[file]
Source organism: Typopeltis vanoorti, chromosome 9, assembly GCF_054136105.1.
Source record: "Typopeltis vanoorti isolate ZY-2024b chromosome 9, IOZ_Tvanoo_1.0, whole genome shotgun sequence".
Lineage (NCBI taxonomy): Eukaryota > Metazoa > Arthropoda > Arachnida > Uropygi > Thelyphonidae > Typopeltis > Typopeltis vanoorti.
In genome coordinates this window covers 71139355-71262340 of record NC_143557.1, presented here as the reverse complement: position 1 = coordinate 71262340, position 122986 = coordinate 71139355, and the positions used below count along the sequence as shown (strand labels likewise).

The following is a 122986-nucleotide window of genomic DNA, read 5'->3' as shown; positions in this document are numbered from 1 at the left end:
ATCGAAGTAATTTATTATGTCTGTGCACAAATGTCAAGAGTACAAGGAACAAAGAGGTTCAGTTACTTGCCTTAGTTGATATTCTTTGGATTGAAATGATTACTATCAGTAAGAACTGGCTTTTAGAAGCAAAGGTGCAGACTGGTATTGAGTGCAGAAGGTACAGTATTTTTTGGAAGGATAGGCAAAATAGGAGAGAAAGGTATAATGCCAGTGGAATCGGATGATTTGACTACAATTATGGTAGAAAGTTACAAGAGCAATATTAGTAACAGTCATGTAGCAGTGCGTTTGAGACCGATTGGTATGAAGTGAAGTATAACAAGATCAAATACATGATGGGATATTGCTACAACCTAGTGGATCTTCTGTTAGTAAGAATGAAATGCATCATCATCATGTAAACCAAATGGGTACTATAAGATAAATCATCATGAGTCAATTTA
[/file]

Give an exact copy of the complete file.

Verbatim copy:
Source organism: Typopeltis vanoorti, chromosome 9, assembly GCF_054136105.1.
Source record: "Typopeltis vanoorti isolate ZY-2024b chromosome 9, IOZ_Tvanoo_1.0, whole genome shotgun sequence".
Lineage (NCBI taxonomy): Eukaryota > Metazoa > Arthropoda > Arachnida > Uropygi > Thelyphonidae > Typopeltis > Typopeltis vanoorti.
In genome coordinates this window covers 71139355-71262340 of record NC_143557.1, presented here as the reverse complement: position 1 = coordinate 71262340, position 122986 = coordinate 71139355, and the positions used below count along the sequence as shown (strand labels likewise).

The following is a 122986-nucleotide window of genomic DNA, read 5'->3' as shown; positions in this document are numbered from 1 at the left end:
ATCGAAGTAATTTATTATGTCTGTGCACAAATGTCAAGAGTACAAGGAACAAAGAGGTTCAGTTACTTGCCTTAGTTGATATTCTTTGGATTGAAATGATTACTATCAGTAAGAACTGGCTTTTAGAAGCAAAGGTGCAGACTGGTATTGAGTGCAGAAGGTACAGTATTTTTTGGAAGGATAGGCAAAATAGGAGAGAAAGGTATAATGCCAGTGGAATCGGATGATTTGACTACAATTATGGTAGAAAGTTACAAGAGCAATATTAGTAACAGTCATGTAGCAGTGCGTTTGAGACCGATTGGTATGAAGTGAAGTATAACAAGATCAAATACATGATGGGATATTGCTACAACCTAGTGGATCTTCTGTTAGTAAGAATGAAATGCATCATCATCATGTAAACCAAATGGGTACTATAAGATAAATCATCATGAGTCAATTTA